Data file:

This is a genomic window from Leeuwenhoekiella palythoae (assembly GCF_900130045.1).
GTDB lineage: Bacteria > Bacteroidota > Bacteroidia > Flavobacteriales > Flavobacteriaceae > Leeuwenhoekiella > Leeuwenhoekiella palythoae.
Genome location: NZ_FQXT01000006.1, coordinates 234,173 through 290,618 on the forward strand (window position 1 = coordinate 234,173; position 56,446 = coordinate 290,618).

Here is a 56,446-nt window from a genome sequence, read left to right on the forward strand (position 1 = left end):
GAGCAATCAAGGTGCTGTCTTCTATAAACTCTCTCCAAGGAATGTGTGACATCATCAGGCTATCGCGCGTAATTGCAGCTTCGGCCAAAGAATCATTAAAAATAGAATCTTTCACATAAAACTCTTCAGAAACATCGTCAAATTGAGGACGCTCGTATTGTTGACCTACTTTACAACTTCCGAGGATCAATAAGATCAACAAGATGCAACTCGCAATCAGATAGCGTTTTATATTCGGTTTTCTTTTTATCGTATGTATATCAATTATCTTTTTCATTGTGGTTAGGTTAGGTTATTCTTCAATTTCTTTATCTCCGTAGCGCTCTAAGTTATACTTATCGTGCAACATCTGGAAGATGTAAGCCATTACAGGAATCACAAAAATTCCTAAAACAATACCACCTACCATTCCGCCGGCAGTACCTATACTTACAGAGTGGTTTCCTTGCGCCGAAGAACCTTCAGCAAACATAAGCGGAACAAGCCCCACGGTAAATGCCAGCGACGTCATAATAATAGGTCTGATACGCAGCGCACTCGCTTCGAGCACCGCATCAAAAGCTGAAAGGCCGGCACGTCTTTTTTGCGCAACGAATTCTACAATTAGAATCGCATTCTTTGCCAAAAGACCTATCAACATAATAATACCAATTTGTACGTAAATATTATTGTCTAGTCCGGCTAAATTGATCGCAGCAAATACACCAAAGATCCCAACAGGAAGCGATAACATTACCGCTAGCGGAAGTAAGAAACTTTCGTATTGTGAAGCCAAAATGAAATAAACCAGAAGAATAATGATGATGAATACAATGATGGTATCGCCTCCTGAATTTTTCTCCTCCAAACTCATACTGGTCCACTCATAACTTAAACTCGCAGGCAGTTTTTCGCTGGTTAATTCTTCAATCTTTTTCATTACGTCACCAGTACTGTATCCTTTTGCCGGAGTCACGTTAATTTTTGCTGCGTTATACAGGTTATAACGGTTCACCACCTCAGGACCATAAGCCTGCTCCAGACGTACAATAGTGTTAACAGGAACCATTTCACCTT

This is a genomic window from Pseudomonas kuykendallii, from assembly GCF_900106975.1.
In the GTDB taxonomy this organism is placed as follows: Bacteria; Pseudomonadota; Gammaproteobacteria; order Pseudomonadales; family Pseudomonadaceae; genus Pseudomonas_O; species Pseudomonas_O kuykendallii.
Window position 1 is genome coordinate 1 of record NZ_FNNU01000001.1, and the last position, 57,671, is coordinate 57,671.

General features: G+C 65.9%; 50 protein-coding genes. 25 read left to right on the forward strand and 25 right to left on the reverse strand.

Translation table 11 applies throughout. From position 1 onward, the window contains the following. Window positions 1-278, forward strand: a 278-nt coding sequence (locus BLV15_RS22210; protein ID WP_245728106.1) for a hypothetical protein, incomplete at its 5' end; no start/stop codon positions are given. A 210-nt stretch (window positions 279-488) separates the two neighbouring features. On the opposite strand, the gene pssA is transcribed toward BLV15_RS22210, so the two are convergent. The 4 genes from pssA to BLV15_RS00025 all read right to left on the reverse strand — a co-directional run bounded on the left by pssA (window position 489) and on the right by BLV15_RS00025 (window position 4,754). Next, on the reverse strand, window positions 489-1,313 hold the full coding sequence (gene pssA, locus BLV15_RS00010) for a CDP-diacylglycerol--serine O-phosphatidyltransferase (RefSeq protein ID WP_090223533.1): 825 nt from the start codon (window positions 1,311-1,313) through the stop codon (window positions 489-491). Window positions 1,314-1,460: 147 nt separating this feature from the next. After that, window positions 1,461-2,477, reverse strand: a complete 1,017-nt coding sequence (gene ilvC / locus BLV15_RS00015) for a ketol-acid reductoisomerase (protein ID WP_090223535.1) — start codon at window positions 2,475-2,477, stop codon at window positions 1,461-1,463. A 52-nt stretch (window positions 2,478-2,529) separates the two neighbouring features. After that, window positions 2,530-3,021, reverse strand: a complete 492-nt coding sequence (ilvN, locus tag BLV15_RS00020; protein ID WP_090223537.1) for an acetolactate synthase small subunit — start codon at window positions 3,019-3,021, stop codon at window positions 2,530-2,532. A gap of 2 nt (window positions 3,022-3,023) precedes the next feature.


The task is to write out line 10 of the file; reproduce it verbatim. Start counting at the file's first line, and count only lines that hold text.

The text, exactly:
Translation table 11 applies throughout. From position 1 onward, the window contains the following. Window positions 1-278, forward strand: a 278-nt coding sequence (locus BLV15_RS22210; protein ID WP_245728106.1) for a hypothetical protein, incomplete at its 5' end; no start/stop codon positions are given. A 210-nt stretch (window positions 279-488) separates the two neighbouring features. On the opposite strand, the gene pssA is transcribed toward BLV15_RS22210, so the two are convergent. The 4 genes from pssA to BLV15_RS00025 all read right to left on the reverse strand — a co-directional run bounded on the left by pssA (window position 489) and on the right by BLV15_RS00025 (window position 4,754). Next, on the reverse strand, window positions 489-1,313 hold the full coding sequence (gene pssA, locus BLV15_RS00010) for a CDP-diacylglycerol--serine O-phosphatidyltransferase (RefSeq protein ID WP_090223533.1): 825 nt from the start codon (window positions 1,311-1,313) through the stop codon (window positions 489-491). Window positions 1,314-1,460: 147 nt separating this feature from the next. After that, window positions 1,461-2,477, reverse strand: a complete 1,017-nt coding sequence (gene ilvC / locus BLV15_RS00015) for a ketol-acid reductoisomerase (protein ID WP_090223535.1) — start codon at window positions 2,475-2,477, stop codon at window positions 1,461-1,463. A 52-nt stretch (window positions 2,478-2,529) separates the two neighbouring features. After that, window positions 2,530-3,021, reverse strand: a complete 492-nt coding sequence (ilvN, locus tag BLV15_RS00020; protein ID WP_090223537.1) for an acetolactate synthase small subunit — start codon at window positions 3,019-3,021, stop codon at window positions 2,530-2,532. A gap of 2 nt (window positions 3,022-3,023) precedes the next feature.